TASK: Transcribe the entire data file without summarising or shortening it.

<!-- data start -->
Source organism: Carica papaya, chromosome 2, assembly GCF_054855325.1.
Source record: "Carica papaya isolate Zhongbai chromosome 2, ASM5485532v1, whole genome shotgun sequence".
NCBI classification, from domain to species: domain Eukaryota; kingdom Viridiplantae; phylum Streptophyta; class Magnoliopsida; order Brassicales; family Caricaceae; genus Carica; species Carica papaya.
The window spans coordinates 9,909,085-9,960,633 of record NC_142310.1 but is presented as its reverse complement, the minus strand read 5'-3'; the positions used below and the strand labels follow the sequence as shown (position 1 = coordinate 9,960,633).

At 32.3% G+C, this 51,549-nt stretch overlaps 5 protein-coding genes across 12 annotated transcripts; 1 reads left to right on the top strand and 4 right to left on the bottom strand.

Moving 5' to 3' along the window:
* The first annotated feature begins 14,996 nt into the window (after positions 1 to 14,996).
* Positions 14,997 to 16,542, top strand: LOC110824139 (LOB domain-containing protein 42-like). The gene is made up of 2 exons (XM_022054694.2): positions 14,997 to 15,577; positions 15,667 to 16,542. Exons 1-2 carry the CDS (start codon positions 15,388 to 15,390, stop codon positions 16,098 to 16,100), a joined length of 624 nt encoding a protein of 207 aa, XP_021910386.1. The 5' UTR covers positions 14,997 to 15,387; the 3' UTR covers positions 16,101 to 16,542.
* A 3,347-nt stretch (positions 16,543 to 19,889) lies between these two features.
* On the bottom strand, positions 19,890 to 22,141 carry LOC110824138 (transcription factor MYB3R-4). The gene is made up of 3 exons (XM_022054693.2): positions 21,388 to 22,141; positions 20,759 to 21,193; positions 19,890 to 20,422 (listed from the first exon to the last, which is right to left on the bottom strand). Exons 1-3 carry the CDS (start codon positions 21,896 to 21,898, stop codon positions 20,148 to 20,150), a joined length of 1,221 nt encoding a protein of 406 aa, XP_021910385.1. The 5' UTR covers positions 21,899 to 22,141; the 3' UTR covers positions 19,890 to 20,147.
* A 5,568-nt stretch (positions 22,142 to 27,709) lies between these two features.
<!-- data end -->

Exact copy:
Source organism: Carica papaya, chromosome 2, assembly GCF_054855325.1.
Source record: "Carica papaya isolate Zhongbai chromosome 2, ASM5485532v1, whole genome shotgun sequence".
NCBI classification, from domain to species: domain Eukaryota; kingdom Viridiplantae; phylum Streptophyta; class Magnoliopsida; order Brassicales; family Caricaceae; genus Carica; species Carica papaya.
The window spans coordinates 9,909,085-9,960,633 of record NC_142310.1 but is presented as its reverse complement, the minus strand read 5'-3'; the positions used below and the strand labels follow the sequence as shown (position 1 = coordinate 9,960,633).

At 32.3% G+C, this 51,549-nt stretch overlaps 5 protein-coding genes across 12 annotated transcripts; 1 reads left to right on the top strand and 4 right to left on the bottom strand.

Moving 5' to 3' along the window:
* The first annotated feature begins 14,996 nt into the window (after positions 1 to 14,996).
* Positions 14,997 to 16,542, top strand: LOC110824139 (LOB domain-containing protein 42-like). The gene is made up of 2 exons (XM_022054694.2): positions 14,997 to 15,577; positions 15,667 to 16,542. Exons 1-2 carry the CDS (start codon positions 15,388 to 15,390, stop codon positions 16,098 to 16,100), a joined length of 624 nt encoding a protein of 207 aa, XP_021910386.1. The 5' UTR covers positions 14,997 to 15,387; the 3' UTR covers positions 16,101 to 16,542.
* A 3,347-nt stretch (positions 16,543 to 19,889) lies between these two features.
* On the bottom strand, positions 19,890 to 22,141 carry LOC110824138 (transcription factor MYB3R-4). The gene is made up of 3 exons (XM_022054693.2): positions 21,388 to 22,141; positions 20,759 to 21,193; positions 19,890 to 20,422 (listed from the first exon to the last, which is right to left on the bottom strand). Exons 1-3 carry the CDS (start codon positions 21,896 to 21,898, stop codon positions 20,148 to 20,150), a joined length of 1,221 nt encoding a protein of 406 aa, XP_021910385.1. The 5' UTR covers positions 21,899 to 22,141; the 3' UTR covers positions 19,890 to 20,147.
* A 5,568-nt stretch (positions 22,142 to 27,709) lies between these two features.